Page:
There is no outcome, right? When somebody gets cut off, they’re going right to the streets, correct?
They’re going right to the streets because, I mean, it’s a heroin-
It’s a full-blown addiction.
… yeah, a full-blown addiction. Right.
No good outcome.
This is scary. All right, so that’s Jim Magazine of Lucas Magazine, and it’s called Larson Magazine in Illinois?
Yeah, it’s Larson Magazine in Illinois, and that’s the national opiate firm.
One more time the number?
How do I find you on the internet?
That’s all… That’s easy as I said. All right, great. It was a pleasure seeing you as usual.
Thank you for having me.
Great trial lawyer, Jim. You want to tell them a little about your practice before we get off?
Well, our practice here in Florida is a personal injury practice, just like yours, Matt-
15 years now.
… right. Car crashes, catastrophic injuries.
We used to a lot of nursing home practice here-
That’s going to die down, correct?
Yeah, I mean, when the nursing homes really don’t have to carry insurance, it makes it very difficult to get justice for your clients. We don’t really do the opiate litigation here and it’s because doctors really don’t have to carry insurance here.
You know, and as you well know, litigating med-mal cases are expensive-
… and it’s hard-
… incredibly expensive.
… you know to tell a family — right. It’s hard to tell a family that you’re really going to walk away with nothing for the loss of your child after all the expenses. That’s kind of where our focus is in these different areas because the doctors carry really good insurance and we’re able to get a good recovery for the clients.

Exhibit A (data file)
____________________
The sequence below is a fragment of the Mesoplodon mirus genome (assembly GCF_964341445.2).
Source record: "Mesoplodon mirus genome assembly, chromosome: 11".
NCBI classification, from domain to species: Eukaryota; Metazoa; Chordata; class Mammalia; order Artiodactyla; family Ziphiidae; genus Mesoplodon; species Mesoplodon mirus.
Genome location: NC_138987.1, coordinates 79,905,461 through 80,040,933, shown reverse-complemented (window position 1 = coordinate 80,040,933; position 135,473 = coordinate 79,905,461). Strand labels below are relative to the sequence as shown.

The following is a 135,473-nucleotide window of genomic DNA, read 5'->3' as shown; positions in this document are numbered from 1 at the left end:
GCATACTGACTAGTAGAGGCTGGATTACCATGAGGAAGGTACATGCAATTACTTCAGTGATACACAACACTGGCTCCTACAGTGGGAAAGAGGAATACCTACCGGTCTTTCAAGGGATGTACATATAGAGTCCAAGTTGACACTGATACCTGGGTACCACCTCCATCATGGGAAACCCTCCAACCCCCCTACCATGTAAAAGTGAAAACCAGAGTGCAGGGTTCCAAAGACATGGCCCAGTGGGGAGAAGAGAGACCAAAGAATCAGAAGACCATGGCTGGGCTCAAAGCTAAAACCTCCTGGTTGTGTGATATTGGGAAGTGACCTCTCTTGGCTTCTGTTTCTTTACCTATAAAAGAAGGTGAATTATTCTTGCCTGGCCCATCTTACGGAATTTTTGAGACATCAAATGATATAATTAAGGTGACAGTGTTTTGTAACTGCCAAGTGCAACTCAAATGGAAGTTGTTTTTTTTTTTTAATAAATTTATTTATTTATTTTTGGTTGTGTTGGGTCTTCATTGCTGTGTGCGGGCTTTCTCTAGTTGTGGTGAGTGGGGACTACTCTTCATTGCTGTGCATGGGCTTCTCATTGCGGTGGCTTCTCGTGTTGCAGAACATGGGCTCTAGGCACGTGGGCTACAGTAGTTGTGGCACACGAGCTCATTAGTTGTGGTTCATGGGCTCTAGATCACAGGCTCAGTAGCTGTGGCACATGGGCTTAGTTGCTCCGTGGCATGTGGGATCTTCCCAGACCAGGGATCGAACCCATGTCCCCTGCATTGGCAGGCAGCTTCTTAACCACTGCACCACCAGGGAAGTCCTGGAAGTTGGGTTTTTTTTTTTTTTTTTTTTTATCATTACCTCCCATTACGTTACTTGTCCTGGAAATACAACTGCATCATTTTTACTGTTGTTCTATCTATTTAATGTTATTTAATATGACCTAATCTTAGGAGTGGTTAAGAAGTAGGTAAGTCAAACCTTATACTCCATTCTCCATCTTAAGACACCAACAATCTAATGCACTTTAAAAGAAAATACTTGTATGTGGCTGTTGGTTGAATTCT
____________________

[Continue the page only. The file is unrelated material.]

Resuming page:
Excellent. How do we get ahold of you here in the State of Florida?
Excellent. That’s Lucas Magazine. Fantastic firm. There’s enough work out there for all of us, so that’s why I don’t view you as a competitor, and Jim’s a fantastic trial lawyer and a good friend. Well, that wraps up another episode of The Dolman Law Group Podcast. Thanks again. I really appreciate you-
Thanks for having me.
… Jim for being on here. Take care, now.
💡 Meet Your Host 💡
Title: Partner at Dolman Law Group Accident Injury Lawyers, PA
Specialty: Matt is a nationally recognized insurance and personal injury attorney and focuses much of his practice on the litigation of catastrophic injury and wrongful death cases throughout Florida.
💡 Featured Guest 💡
Name: Jim Magazine, Esq.
Title: Attorney at Larson Magazine and Owner of Magazine Law Group
Specialty: Jim is a Florida Board Certified Civil Trial Lawyer and is a Martindale Hubbell AV-rated attorney. He is licensed to practice law in Florida and is also admitted to practice at the Appellate level and admitted to the United States Supreme Court. In addition to representing injured clients, Jim is involved with the National Opiate Litigation Team.
🔑 Relevant Resources 🔑
- Larson | Magazine
- Larson Magazine’s number: Tel:833-633-7847
- Magazine Law Group
- Magazine Law Group’s number: Tel:727-499-9900
- Understanding the Epidemic
The insights and views presented in “David vs. Goliath” are for general information purposes only and should not be taken as legal advice for any individual case or situation. The information presented is not a substitute for consulting with an attorney. Nor does tuning in to this podcast constitute an attorney-client relationship of any kind. Any case result information provided on any portion of this podcast should not be understood as a promise of any particular result in a future case. Dolman Law Group Accident Injury Lawyers: Big firm results, small firm personal attention.